In Japan, most hospitals operate almost exclusively in Japanese, which can make the whole process even more difficult for those who are not fluent in the language. While going to the hospital is a necessary part of life, Japan’s multilingual medical questionnaires can help ease some of the communications issues that accompany visiting the hospital. Keep reading to find out more about these questionnaires and other English-language resources available for your next hospital visit.
If you would like to learn about health care in Japan, this article will help you.
One way to improve your experience at a Japanese hospital if you are struggling with language barriers is to use a Multilingual Medical Questionnaire (MMQ). The MMQ is a project started by the non-profit organization International Community Hearty Konandai, after meeting many people who struggled with medical examinations due to language barriers. The MMQ is intended to aid communication with the doctor and hospital when discussing symptoms and medical issues.
The MMQ is available in 18 languages.
The MMQ is also divided up by medical department. Some questions will be the same on all questionnaires, regardless of department, while others are more specialized. If you are unsure which department you need to visit, the website link above provides a guide with departments listed next to major symptoms as well as a brief description of various department specialties.
The questionnaires can be accessed online in order to find the correct language and department. When you have found the correct questionnaire, it can be downloaded, printed, and filled out. When you visit the doctor, you can show this questionnaire and it should include much of the necessary information for the doctor to provide the best help.
As well as the MMQ, there are a number of services available that can help with medical queries and hospital visits in Japan. Here are some of the top materials and services available to foreigners living in Japan for navigating the hospital system.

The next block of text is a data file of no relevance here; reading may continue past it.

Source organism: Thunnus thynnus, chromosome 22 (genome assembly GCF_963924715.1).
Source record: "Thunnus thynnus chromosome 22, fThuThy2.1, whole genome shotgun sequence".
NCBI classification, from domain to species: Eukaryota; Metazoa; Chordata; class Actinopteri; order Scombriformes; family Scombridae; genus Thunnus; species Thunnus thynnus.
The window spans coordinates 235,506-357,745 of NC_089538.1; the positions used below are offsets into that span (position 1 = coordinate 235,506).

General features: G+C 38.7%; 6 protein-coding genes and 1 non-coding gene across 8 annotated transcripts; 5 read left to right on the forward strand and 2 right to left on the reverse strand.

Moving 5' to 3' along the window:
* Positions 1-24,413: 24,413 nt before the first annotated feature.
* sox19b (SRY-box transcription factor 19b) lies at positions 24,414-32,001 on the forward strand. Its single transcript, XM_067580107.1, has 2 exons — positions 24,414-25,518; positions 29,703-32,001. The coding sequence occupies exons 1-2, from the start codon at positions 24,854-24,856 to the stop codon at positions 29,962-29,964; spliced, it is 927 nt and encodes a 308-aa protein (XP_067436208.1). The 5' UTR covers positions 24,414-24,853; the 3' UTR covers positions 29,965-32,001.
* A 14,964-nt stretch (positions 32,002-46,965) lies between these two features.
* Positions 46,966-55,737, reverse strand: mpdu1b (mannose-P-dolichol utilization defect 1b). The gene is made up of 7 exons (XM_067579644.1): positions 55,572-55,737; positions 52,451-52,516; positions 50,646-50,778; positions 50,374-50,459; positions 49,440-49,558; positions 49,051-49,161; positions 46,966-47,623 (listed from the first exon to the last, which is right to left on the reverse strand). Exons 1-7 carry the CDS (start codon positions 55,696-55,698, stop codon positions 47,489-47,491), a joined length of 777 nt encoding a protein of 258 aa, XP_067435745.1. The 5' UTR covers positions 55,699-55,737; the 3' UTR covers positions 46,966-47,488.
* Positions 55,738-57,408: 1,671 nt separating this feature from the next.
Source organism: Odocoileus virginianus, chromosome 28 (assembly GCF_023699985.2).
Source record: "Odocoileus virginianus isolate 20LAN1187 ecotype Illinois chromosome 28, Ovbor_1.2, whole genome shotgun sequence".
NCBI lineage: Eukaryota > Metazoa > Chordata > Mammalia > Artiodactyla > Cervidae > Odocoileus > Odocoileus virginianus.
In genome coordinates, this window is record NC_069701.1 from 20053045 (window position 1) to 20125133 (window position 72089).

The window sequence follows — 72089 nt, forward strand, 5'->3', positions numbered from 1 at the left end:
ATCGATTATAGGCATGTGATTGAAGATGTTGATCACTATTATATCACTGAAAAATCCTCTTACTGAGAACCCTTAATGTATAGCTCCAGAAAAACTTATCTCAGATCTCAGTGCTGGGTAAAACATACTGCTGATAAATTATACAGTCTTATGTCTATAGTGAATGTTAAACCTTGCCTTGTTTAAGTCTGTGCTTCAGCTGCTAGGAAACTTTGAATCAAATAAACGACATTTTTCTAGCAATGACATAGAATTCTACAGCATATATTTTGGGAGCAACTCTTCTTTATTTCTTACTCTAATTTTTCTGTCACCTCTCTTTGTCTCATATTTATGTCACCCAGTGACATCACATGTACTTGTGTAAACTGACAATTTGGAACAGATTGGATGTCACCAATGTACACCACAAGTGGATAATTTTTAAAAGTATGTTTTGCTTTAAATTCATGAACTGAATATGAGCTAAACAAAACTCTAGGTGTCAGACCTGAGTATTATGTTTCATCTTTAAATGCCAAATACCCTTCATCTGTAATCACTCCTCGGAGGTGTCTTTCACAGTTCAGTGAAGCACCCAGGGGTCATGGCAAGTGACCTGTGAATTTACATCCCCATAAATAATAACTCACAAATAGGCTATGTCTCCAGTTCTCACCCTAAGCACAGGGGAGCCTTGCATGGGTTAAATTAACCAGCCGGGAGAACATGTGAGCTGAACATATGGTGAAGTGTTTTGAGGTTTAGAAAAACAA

Website: 外国人向け多言語説明資料 一覧 - 医療
The Ministry of Health, Labor and Welfare (MHLW) in Japan provides multilingual materials for use by foreigners needing help when visiting a hospital or clinic. The ministry has provided many of the standard forms in bilingual formats that need to be filled out in Japanese hospitals. These include patient admission forms, medical expenses forms, and hospitalization procedure information. Some hospitals will allow use of these forms in place of their monolingual forms, or you can use it as a guide when filling out the hospital forms.
These forms are available by accessing the MHLW website link above and are provided in the following languages.
Note: While the documents are available in the above languages, you will need to use your browser's translation tool to identify which link to click as the website page is provided in Japanese.
Himawari is a service offered by the Tokyo Metropolitan Government to provide medical assistance to foreigners living in Tokyo. Using their website, it is possible to search for a hospital, clinic, or pharmacy near you, narrowing down the search by location, language, and department. While the Himawari site itself only supports Chinese, Korean, and English languages, you can use it to search for medical institutions in 18 different languages.